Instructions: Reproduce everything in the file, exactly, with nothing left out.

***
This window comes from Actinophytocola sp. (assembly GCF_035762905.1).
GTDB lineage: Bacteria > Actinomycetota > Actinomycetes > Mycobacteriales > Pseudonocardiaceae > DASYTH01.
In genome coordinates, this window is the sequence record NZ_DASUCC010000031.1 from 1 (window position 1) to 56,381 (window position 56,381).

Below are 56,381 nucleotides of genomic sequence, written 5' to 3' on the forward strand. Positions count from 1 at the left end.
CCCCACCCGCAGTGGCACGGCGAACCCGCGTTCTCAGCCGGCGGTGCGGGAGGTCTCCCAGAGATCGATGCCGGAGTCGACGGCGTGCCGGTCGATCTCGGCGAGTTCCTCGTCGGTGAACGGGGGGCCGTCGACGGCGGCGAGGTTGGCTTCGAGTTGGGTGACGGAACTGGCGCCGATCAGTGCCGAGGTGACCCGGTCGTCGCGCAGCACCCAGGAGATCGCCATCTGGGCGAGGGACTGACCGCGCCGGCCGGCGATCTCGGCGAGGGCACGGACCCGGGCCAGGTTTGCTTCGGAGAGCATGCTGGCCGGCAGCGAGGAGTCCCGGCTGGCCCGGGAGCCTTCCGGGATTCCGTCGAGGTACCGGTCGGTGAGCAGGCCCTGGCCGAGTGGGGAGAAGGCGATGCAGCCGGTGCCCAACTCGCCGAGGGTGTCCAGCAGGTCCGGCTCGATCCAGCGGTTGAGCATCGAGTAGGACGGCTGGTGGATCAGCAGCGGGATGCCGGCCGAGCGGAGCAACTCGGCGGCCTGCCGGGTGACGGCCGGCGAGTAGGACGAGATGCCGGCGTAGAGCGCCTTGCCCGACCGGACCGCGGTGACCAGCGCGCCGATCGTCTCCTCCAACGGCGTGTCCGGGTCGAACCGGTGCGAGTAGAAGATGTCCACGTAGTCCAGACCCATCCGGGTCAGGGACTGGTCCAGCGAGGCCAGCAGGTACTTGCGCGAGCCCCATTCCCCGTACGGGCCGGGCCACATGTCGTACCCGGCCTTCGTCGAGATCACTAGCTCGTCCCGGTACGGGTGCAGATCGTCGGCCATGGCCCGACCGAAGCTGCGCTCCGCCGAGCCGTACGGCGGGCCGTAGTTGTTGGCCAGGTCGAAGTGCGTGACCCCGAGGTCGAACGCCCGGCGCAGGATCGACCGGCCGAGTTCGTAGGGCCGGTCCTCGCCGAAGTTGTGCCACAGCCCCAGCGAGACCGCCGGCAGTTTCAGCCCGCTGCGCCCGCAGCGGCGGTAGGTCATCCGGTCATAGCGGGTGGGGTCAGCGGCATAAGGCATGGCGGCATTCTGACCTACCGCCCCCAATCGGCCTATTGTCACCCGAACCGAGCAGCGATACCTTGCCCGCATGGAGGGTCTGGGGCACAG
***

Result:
This window comes from Actinophytocola sp. (assembly GCF_035762905.1).
GTDB lineage: Bacteria > Actinomycetota > Actinomycetes > Mycobacteriales > Pseudonocardiaceae > DASYTH01.
In genome coordinates, this window is the sequence record NZ_DASUCC010000031.1 from 1 (window position 1) to 56,381 (window position 56,381).

Below are 56,381 nucleotides of genomic sequence, written 5' to 3' on the forward strand. Positions count from 1 at the left end.
CCCCACCCGCAGTGGCACGGCGAACCCGCGTTCTCAGCCGGCGGTGCGGGAGGTCTCCCAGAGATCGATGCCGGAGTCGACGGCGTGCCGGTCGATCTCGGCGAGTTCCTCGTCGGTGAACGGGGGGCCGTCGACGGCGGCGAGGTTGGCTTCGAGTTGGGTGACGGAACTGGCGCCGATCAGTGCCGAGGTGACCCGGTCGTCGCGCAGCACCCAGGAGATCGCCATCTGGGCGAGGGACTGACCGCGCCGGCCGGCGATCTCGGCGAGGGCACGGACCCGGGCCAGGTTTGCTTCGGAGAGCATGCTGGCCGGCAGCGAGGAGTCCCGGCTGGCCCGGGAGCCTTCCGGGATTCCGTCGAGGTACCGGTCGGTGAGCAGGCCCTGGCCGAGTGGGGAGAAGGCGATGCAGCCGGTGCCCAACTCGCCGAGGGTGTCCAGCAGGTCCGGCTCGATCCAGCGGTTGAGCATCGAGTAGGACGGCTGGTGGATCAGCAGCGGGATGCCGGCCGAGCGGAGCAACTCGGCGGCCTGCCGGGTGACGGCCGGCGAGTAGGACGAGATGCCGGCGTAGAGCGCCTTGCCCGACCGGACCGCGGTGACCAGCGCGCCGATCGTCTCCTCCAACGGCGTGTCCGGGTCGAACCGGTGCGAGTAGAAGATGTCCACGTAGTCCAGACCCATCCGGGTCAGGGACTGGTCCAGCGAGGCCAGCAGGTACTTGCGCGAGCCCCATTCCCCGTACGGGCCGGGCCACATGTCGTACCCGGCCTTCGTCGAGATCACTAGCTCGTCCCGGTACGGGTGCAGATCGTCGGCCATGGCCCGACCGAAGCTGCGCTCCGCCGAGCCGTACGGCGGGCCGTAGTTGTTGGCCAGGTCGAAGTGCGTGACCCCGAGGTCGAACGCCCGGCGCAGGATCGACCGGCCGAGTTCGTAGGGCCGGTCCTCGCCGAAGTTGTGCCACAGCCCCAGCGAGACCGCCGGCAGTTTCAGCCCGCTGCGCCCGCAGCGGCGGTAGGTCATCCGGTCATAGCGGGTGGGGTCAGCGGCATAAGGCATGGCGGCATTCTGACCTACCGCCCCCAATCGGCCTATTGTCACCCGAACCGAGCAGCGATACCTTGCCCGCATGGAGGGTCTGGGGCACAG